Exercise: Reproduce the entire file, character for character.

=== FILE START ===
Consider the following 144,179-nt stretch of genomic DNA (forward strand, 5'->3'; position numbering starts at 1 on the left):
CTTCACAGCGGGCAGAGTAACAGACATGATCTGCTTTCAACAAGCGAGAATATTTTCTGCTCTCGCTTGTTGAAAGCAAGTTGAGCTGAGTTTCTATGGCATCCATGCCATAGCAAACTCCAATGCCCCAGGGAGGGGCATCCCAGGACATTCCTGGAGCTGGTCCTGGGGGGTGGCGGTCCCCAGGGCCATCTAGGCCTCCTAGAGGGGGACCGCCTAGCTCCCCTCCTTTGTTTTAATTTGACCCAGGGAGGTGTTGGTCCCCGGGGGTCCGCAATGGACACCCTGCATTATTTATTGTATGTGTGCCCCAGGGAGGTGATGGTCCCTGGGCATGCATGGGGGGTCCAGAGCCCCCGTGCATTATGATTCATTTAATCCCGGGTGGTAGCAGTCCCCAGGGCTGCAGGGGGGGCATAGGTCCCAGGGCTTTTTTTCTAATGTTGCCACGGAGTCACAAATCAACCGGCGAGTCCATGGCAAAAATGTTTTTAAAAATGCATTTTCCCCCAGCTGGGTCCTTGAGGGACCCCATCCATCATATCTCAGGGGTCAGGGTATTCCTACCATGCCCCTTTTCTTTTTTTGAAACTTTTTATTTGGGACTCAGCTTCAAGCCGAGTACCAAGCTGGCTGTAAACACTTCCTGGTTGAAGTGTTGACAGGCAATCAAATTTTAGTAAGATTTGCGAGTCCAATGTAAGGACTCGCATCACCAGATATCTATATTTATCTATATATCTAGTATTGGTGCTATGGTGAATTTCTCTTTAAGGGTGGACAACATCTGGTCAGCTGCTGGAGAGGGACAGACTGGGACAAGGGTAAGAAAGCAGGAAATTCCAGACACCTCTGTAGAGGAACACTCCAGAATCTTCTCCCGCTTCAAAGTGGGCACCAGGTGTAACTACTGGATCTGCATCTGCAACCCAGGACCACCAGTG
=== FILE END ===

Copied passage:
Consider the following 144,179-nt stretch of genomic DNA (forward strand, 5'->3'; position numbering starts at 1 on the left):
CTTCACAGCGGGCAGAGTAACAGACATGATCTGCTTTCAACAAGCGAGAATATTTTCTGCTCTCGCTTGTTGAAAGCAAGTTGAGCTGAGTTTCTATGGCATCCATGCCATAGCAAACTCCAATGCCCCAGGGAGGGGCATCCCAGGACATTCCTGGAGCTGGTCCTGGGGGGTGGCGGTCCCCAGGGCCATCTAGGCCTCCTAGAGGGGGACCGCCTAGCTCCCCTCCTTTGTTTTAATTTGACCCAGGGAGGTGTTGGTCCCCGGGGGTCCGCAATGGACACCCTGCATTATTTATTGTATGTGTGCCCCAGGGAGGTGATGGTCCCTGGGCATGCATGGGGGGTCCAGAGCCCCCGTGCATTATGATTCATTTAATCCCGGGTGGTAGCAGTCCCCAGGGCTGCAGGGGGGGCATAGGTCCCAGGGCTTTTTTTCTAATGTTGCCACGGAGTCACAAATCAACCGGCGAGTCCATGGCAAAAATGTTTTTAAAAATGCATTTTCCCCCAGCTGGGTCCTTGAGGGACCCCATCCATCATATCTCAGGGGTCAGGGTATTCCTACCATGCCCCTTTTCTTTTTTTGAAACTTTTTATTTGGGACTCAGCTTCAAGCCGAGTACCAAGCTGGCTGTAAACACTTCCTGGTTGAAGTGTTGACAGGCAATCAAATTTTAGTAAGATTTGCGAGTCCAATGTAAGGACTCGCATCACCAGATATCTATATTTATCTATATATCTAGTATTGGTGCTATGGTGAATTTCTCTTTAAGGGTGGACAACATCTGGTCAGCTGCTGGAGAGGGACAGACTGGGACAAGGGTAAGAAAGCAGGAAATTCCAGACACCTCTGTAGAGGAACACTCCAGAATCTTCTCCCGCTTCAAAGTGGGCACCAGGTGTAACTACTGGATCTGCATCTGCAACCCAGGACCACCAGTG